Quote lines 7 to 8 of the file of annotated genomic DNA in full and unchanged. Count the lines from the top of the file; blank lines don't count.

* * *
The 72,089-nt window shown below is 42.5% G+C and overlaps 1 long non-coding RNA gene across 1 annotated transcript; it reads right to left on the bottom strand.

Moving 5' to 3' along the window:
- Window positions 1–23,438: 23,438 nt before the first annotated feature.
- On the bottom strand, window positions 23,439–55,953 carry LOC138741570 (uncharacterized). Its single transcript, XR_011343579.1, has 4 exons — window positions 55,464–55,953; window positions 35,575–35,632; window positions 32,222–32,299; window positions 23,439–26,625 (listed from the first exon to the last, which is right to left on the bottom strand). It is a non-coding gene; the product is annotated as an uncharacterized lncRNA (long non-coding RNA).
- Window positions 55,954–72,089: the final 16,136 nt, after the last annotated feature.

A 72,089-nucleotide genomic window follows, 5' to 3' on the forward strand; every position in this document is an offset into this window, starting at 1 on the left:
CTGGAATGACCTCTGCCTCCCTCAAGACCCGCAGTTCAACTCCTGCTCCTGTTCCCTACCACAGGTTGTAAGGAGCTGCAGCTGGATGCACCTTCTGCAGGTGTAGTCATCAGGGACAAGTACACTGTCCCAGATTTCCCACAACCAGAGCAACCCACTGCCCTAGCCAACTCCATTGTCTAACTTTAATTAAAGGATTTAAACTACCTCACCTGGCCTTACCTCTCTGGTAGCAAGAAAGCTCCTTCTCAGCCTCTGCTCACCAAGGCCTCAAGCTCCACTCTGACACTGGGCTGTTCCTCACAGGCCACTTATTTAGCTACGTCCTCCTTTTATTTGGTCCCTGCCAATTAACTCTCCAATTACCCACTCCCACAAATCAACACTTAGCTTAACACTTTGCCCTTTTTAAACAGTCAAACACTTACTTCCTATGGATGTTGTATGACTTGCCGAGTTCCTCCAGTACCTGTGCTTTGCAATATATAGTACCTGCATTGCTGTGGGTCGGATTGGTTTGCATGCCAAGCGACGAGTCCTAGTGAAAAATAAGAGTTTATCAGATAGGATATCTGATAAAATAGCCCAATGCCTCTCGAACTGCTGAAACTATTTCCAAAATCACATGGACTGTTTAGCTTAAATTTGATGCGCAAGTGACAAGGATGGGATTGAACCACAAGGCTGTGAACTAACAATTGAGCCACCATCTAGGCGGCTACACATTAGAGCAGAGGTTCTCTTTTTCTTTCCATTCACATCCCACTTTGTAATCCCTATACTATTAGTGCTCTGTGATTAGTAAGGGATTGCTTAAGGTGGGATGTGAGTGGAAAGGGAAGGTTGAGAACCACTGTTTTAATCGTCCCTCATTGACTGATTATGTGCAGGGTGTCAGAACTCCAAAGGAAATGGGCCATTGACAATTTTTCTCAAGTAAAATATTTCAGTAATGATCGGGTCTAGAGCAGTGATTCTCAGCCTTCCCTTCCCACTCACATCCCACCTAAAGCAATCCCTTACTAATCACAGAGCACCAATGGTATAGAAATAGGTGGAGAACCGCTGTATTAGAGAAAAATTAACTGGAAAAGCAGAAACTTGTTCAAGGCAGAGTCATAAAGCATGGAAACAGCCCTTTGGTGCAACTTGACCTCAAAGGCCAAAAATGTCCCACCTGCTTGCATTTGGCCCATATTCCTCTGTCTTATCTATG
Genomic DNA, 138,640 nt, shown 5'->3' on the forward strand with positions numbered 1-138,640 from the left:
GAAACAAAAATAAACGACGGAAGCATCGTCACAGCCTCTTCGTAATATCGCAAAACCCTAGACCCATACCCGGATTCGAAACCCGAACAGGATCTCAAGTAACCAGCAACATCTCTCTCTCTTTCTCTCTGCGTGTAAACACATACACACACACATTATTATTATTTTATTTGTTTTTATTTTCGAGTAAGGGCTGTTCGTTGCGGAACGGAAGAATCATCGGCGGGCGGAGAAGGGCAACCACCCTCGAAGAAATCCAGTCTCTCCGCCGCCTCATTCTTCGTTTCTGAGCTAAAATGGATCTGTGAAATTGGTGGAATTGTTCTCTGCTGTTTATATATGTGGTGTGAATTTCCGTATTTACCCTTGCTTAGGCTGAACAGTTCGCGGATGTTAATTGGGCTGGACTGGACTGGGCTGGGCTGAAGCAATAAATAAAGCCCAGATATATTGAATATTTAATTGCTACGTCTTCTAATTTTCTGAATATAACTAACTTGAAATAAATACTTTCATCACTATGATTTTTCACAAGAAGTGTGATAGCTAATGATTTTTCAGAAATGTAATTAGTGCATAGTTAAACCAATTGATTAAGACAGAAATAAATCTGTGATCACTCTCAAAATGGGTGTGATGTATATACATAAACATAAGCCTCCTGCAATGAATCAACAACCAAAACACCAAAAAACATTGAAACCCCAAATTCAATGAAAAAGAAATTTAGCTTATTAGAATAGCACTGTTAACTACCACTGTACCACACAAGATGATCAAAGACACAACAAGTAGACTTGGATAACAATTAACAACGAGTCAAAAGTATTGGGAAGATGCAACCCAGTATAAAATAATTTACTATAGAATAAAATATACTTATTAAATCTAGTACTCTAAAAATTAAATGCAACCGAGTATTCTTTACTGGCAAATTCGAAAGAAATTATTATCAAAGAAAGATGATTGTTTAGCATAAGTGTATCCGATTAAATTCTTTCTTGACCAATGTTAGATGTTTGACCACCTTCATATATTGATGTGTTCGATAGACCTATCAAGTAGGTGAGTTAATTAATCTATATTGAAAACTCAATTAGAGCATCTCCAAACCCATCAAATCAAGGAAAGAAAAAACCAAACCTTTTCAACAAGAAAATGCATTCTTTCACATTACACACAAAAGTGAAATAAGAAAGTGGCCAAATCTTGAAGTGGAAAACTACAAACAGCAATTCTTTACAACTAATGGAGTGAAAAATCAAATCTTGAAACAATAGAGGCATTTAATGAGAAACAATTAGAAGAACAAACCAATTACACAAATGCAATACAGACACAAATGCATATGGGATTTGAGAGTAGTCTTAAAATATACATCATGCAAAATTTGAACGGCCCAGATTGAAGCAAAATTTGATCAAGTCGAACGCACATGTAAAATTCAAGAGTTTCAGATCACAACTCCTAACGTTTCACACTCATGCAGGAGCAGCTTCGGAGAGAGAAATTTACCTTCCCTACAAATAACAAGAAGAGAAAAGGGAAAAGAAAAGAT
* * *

CTGGAATGACCTCTGCCTCCCTCAAGACCCGCAGTTCAACTCCTGCTCCTGTTCCCTACCACAGGTTGTAAGGAGCTGCAGCTGGATGCACCTTCTGCAGGTGTAGTCATCAGGGACAAGTACACTGTCCCAGATTTCCCACAACCAGAGCAACCCACTGCCCTAGCCAACTCCATTGTCTAACTTTAATTAAAGGATTTAAACTACCTCACCTGGCCTTACCTCTCTGGTAGCAAGAAAGCTCCTTCTCAGCCTCTGCTCACCAAGGCCTCAAGCTCCACTCTGACACTGGGCTGTTCCTCACAGGCCACTTATTTAGCTACGTCCTCCTTTTATTTGGTCCCTGCCAATTAACTCTCCAATTACCCACTCCCACAAATCAACACTTAGCTTAACACTTTGCCCTTTTTAAACAGTCAAACACTTACTTCCTATGGATGTTGTATGACTTGCCGAGTTCCTCCAGTACCTGTGCTTTGCAATATATAGTACCTGCATTGCTGTGGGTCGGATTGGTTTGCATGCCAAGCGACGAGTCCTAGTGAAAAATAAGAGTTTATCAGATAGGATATCTGATAAAATAGCCCAATGCCTCTCGAACTGCTGAAACTATTTCCAAAATCACATGGACTGTTTAGCTTAAATTTGATGCGCAAGTGACAAGGATGGGATTGAACCACAAGGCTGTGAACTAACAATTGAGCCACCATCTAGGCGGCTACACATTAGAGCAGAGGTTCTCTTTTTCTTTCCATTCACATCCCACTTTGTAATCCCTATACTATTAGTGCTCTGTGATTAGTAAGGGATTGCTTAAGGTGGGATGTGAGTGGAAAGGGAAGGTTGAGAACCACTGTTTTAATCGTCCCTCATTGACTGATTATGTGCAGGGTGTCAGAACTCCAAAGGAAATGGGCCATTGACAATTTTTCTCAAGTAAAATATTTCAGTAATGATCGGGTCTAGAGCAGTGATTCTCAGCCTTCCCTTCCCACTCACATCCCACCTAAAGCAATCCCTTACTAATCACAGAGCACCAATGGTATAGAAATAGGTGGAGAACCGCTGTATTAGAGAAAAATTAACTGGAAAAGCAGAAACTTGTTCAAGGCAGAGTCATAAAGCATGGAAACAGCCCTTTGGTGCAACTTGACCTCAAAGGCCAAAAATGTCCCACCTGCTTGCATTTGGCCCATATTCCTCTGTCTTATCTATG
Genomic DNA, 138,640 nt, shown 5'->3' on the forward strand with positions numbered 1-138,640 from the left: